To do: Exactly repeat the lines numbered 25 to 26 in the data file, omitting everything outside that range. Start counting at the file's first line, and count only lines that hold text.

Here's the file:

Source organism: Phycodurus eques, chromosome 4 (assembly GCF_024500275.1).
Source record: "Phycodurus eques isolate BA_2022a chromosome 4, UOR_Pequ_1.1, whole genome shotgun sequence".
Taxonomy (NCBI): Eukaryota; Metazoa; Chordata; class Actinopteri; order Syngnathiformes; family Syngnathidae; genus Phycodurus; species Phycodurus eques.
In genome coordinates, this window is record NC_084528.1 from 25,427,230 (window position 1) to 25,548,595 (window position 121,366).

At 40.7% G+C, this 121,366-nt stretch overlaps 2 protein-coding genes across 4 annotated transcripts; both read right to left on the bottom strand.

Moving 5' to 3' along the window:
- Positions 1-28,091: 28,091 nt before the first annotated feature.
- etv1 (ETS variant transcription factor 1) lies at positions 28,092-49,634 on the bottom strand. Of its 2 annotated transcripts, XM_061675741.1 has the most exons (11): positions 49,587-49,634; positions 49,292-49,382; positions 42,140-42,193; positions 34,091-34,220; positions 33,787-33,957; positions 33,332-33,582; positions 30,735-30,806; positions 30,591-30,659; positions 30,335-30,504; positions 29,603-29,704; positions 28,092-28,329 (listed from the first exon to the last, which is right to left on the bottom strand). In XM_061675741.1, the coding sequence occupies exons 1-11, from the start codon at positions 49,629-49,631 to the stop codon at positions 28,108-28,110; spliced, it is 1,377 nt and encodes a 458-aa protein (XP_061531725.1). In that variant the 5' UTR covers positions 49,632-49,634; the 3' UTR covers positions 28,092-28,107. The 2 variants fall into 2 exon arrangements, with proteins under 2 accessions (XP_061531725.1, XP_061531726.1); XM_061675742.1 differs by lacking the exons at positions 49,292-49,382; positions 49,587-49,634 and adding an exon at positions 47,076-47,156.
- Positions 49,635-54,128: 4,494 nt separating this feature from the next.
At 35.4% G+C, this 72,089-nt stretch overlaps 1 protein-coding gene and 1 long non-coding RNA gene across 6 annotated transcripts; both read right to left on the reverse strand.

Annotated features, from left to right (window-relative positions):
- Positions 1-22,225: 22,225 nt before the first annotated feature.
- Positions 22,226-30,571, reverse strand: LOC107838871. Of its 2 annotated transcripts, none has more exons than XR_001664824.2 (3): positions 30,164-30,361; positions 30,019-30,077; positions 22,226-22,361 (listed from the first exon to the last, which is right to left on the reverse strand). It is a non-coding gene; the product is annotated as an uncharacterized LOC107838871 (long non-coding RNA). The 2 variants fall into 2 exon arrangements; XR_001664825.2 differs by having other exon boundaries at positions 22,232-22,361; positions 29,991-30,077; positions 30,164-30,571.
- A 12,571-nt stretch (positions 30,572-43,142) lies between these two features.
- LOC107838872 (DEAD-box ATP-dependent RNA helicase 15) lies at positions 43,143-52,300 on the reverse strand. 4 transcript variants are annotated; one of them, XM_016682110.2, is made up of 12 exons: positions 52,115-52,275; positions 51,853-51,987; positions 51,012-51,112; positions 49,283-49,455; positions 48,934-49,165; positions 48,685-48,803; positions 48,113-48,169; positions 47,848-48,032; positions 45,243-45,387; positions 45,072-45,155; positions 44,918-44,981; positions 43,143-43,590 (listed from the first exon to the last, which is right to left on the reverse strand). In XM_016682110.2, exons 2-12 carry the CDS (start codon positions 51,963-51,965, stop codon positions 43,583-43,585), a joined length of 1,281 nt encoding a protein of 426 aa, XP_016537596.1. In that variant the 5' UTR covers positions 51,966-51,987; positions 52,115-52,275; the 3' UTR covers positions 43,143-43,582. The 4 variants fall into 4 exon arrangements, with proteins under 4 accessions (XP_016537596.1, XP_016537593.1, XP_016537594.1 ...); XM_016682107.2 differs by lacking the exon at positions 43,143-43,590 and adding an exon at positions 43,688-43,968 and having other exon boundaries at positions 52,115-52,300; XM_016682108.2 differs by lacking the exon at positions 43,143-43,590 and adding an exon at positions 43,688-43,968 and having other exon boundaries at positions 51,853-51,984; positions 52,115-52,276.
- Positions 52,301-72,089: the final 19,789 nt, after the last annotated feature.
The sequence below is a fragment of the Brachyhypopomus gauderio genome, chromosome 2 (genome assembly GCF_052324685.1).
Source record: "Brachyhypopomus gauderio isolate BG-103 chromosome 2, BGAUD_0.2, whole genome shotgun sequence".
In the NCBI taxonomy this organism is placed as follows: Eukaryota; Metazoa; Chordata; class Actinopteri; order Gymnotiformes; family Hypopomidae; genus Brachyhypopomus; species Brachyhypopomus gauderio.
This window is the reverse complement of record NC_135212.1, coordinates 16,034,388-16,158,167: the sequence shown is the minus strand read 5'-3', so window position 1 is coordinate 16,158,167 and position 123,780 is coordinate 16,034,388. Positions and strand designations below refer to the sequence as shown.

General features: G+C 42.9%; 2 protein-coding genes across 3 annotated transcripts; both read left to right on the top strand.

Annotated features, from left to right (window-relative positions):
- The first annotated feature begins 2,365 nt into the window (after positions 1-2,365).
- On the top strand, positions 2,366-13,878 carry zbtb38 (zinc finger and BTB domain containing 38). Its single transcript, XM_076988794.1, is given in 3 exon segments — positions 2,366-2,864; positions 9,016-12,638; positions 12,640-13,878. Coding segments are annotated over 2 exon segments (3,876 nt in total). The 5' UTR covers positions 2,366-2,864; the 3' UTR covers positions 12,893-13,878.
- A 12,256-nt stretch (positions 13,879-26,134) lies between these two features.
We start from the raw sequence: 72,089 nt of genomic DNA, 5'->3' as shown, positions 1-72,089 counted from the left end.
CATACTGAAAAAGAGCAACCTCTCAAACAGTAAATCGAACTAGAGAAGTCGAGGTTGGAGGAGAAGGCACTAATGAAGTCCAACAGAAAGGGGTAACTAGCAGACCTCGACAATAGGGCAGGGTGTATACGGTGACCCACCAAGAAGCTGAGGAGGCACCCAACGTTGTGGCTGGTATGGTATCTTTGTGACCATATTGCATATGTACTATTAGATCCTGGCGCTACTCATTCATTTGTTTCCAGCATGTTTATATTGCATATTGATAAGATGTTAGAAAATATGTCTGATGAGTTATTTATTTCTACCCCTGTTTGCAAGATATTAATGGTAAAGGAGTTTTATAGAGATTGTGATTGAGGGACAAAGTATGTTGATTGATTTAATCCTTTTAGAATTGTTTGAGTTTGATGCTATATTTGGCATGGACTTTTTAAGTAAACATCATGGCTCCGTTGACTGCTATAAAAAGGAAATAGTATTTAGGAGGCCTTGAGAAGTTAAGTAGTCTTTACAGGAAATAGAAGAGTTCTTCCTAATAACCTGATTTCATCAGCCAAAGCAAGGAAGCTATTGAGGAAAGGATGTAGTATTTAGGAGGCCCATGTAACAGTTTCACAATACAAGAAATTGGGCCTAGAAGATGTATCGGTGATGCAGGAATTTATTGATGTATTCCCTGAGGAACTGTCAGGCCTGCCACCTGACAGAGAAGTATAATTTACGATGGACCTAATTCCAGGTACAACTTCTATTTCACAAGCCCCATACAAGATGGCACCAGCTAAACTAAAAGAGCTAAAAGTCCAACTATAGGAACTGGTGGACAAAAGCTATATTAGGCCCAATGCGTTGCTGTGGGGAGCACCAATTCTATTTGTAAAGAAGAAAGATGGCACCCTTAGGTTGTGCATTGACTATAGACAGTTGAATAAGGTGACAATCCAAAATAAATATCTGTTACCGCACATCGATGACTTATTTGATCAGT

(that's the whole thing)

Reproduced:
- A 12,256-nt stretch (positions 13,879-26,134) lies between these two features.
We start from the raw sequence: 72,089 nt of genomic DNA, 5'->3' as shown, positions 1-72,089 counted from the left end.